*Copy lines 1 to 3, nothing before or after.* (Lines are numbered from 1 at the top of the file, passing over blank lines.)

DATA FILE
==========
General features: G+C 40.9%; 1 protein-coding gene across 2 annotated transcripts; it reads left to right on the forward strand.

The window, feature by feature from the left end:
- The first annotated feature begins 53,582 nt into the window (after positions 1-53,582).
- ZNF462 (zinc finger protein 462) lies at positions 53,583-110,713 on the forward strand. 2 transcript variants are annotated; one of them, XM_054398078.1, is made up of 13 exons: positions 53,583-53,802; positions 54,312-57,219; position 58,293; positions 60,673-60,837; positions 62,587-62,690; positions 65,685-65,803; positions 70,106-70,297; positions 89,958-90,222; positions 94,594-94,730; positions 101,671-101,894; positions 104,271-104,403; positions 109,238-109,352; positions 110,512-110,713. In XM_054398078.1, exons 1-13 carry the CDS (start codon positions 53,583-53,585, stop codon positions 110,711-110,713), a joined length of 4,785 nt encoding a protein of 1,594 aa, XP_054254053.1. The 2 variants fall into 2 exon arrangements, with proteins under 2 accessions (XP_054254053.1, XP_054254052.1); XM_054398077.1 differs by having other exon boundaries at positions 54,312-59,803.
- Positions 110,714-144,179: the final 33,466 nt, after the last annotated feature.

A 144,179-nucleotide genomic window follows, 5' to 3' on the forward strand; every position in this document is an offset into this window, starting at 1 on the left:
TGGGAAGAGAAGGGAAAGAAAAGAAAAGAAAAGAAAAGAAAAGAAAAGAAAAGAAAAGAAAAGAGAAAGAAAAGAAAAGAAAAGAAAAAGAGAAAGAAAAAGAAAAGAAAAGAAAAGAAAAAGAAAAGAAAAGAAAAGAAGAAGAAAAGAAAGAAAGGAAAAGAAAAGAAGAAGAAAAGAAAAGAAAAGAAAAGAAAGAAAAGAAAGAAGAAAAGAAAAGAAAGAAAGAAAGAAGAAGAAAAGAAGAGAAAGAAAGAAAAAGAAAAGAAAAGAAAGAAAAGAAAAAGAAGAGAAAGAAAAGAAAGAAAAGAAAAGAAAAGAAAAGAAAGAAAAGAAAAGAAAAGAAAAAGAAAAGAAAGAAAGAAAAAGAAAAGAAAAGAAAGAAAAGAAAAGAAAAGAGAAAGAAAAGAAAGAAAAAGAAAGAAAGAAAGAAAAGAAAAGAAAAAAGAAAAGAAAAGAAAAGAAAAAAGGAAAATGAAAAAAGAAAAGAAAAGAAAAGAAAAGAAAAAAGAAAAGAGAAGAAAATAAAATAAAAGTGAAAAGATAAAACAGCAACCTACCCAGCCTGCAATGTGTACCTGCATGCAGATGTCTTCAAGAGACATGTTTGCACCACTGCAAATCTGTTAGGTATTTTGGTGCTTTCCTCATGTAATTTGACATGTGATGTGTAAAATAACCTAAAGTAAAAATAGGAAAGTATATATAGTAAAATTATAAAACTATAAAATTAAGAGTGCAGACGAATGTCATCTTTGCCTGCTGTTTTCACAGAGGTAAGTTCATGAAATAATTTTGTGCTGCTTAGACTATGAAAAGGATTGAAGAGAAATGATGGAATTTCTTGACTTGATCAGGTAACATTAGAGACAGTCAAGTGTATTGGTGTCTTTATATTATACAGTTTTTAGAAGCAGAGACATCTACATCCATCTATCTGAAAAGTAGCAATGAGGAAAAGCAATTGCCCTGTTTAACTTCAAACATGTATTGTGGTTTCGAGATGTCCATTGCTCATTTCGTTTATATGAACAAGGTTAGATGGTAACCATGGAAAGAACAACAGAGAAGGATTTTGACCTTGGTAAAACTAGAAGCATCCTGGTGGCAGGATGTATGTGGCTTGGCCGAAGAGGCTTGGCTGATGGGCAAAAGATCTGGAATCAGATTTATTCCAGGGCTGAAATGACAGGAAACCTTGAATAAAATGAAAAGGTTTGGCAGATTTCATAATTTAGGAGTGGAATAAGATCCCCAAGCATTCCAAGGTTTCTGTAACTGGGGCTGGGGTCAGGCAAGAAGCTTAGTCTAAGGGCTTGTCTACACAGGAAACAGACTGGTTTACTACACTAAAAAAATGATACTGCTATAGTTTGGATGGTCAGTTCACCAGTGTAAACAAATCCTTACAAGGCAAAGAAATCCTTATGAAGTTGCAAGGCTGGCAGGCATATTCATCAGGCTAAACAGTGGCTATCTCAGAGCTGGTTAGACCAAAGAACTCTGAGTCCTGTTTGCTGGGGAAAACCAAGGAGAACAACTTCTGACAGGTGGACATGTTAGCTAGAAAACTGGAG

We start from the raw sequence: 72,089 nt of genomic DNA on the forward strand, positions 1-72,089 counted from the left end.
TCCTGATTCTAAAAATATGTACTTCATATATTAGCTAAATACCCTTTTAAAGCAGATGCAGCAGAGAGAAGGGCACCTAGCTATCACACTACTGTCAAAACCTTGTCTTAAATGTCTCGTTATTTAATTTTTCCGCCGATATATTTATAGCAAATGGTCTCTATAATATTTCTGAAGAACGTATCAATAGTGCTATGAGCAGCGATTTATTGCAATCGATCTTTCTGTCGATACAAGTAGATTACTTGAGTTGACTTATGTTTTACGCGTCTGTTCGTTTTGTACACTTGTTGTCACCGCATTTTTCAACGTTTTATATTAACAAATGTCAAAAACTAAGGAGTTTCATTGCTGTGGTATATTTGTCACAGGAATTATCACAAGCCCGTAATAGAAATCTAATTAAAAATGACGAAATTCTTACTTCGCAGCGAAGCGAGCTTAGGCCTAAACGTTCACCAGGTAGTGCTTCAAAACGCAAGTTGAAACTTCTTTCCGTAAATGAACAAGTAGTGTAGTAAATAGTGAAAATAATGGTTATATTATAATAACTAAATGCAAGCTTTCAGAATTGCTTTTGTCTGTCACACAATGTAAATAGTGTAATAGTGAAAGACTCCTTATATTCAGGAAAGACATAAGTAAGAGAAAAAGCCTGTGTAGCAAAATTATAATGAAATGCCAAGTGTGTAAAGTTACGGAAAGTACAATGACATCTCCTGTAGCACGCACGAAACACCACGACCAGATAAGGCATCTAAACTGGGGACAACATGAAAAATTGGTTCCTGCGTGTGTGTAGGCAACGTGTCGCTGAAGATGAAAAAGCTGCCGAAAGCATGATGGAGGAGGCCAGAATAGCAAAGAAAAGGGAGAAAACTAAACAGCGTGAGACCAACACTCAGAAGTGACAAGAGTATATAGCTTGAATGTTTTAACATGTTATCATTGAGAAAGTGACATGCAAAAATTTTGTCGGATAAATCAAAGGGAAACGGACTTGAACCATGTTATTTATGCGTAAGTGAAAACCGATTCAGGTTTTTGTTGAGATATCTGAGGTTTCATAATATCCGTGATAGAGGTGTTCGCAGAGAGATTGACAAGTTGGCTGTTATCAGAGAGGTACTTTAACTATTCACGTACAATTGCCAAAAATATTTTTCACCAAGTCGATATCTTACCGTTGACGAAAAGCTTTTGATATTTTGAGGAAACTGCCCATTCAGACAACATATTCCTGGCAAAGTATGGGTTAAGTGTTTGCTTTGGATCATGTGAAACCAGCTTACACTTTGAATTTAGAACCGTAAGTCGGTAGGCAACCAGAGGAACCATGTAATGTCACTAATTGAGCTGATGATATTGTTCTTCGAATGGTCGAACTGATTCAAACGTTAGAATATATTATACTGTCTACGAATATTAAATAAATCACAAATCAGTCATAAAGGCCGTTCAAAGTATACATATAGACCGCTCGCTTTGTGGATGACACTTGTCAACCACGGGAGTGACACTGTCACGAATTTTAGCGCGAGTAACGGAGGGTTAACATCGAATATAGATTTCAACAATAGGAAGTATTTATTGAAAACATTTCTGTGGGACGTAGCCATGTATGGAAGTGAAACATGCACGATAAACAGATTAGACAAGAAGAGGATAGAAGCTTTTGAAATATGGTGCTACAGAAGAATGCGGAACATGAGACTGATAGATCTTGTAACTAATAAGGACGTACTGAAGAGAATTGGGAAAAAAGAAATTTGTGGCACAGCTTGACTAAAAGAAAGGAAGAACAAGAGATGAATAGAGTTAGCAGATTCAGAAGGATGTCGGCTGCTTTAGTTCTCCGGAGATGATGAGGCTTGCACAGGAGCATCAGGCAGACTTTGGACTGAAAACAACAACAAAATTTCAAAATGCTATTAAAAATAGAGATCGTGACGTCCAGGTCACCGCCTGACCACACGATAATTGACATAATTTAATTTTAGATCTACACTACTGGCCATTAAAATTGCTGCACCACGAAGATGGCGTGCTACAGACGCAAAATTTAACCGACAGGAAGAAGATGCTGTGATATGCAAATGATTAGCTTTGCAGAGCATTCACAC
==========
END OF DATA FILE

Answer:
General features: G+C 40.9%; 1 protein-coding gene across 2 annotated transcripts; it reads left to right on the forward strand.

The window, feature by feature from the left end:
- The first annotated feature begins 53,582 nt into the window (after positions 1-53,582).